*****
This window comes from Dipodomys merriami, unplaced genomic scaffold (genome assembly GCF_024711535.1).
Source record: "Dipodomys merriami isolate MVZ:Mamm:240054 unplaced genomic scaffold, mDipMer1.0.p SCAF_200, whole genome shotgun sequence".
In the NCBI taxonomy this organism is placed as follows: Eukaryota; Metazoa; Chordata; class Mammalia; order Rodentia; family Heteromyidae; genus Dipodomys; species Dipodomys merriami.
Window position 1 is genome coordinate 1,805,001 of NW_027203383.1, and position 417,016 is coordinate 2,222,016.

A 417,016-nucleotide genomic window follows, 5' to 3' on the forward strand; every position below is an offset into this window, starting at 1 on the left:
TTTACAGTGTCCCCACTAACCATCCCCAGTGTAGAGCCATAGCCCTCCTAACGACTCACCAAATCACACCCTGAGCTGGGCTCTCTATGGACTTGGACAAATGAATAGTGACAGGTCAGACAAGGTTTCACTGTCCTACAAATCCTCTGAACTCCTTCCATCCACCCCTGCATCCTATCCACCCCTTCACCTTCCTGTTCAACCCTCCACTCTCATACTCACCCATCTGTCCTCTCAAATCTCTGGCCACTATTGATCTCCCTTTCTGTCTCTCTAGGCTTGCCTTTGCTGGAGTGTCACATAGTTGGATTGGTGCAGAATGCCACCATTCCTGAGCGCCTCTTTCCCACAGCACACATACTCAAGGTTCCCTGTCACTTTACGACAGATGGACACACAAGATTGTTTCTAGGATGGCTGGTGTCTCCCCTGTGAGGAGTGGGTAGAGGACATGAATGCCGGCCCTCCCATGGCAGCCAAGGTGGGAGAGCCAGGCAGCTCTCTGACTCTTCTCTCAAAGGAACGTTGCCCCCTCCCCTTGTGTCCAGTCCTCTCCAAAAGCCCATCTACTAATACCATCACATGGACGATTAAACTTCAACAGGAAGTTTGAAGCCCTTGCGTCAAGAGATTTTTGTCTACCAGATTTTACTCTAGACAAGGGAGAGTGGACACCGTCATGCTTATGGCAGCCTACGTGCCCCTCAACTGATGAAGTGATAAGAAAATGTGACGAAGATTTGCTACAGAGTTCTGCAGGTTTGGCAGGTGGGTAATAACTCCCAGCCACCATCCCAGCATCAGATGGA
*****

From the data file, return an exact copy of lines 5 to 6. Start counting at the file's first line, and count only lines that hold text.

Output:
A 417,016-nucleotide genomic window follows, 5' to 3' on the forward strand; every position below is an offset into this window, starting at 1 on the left:
TTTACAGTGTCCCCACTAACCATCCCCAGTGTAGAGCCATAGCCCTCCTAACGACTCACCAAATCACACCCTGAGCTGGGCTCTCTATGGACTTGGACAAATGAATAGTGACAGGTCAGACAAGGTTTCACTGTCCTACAAATCCTCTGAACTCCTTCCATCCACCCCTGCATCCTATCCACCCCTTCACCTTCCTGTTCAACCCTCCACTCTCATACTCACCCATCTGTCCTCTCAAATCTCTGGCCACTATTGATCTCCCTTTCTGTCTCTCTAGGCTTGCCTTTGCTGGAGTGTCACATAGTTGGATTGGTGCAGAATGCCACCATTCCTGAGCGCCTCTTTCCCACAGCACACATACTCAAGGTTCCCTGTCACTTTACGACAGATGGACACACAAGATTGTTTCTAGGATGGCTGGTGTCTCCCCTGTGAGGAGTGGGTAGAGGACATGAATGCCGGCCCTCCCATGGCAGCCAAGGTGGGAGAGCCAGGCAGCTCTCTGACTCTTCTCTCAAAGGAACGTTGCCCCCTCCCCTTGTGTCCAGTCCTCTCCAAAAGCCCATCTACTAATACCATCACATGGACGATTAAACTTCAACAGGAAGTTTGAAGCCCTTGCGTCAAGAGATTTTTGTCTACCAGATTTTACTCTAGACAAGGGAGAGTGGACACCGTCATGCTTATGGCAGCCTACGTGCCCCTCAACTGATGAAGTGATAAGAAAATGTGACGAAGATTTGCTACAGAGTTCTGCAGGTTTGGCAGGTGGGTAATAACTCCCAGCCACCATCCCAGCATCAGATGGA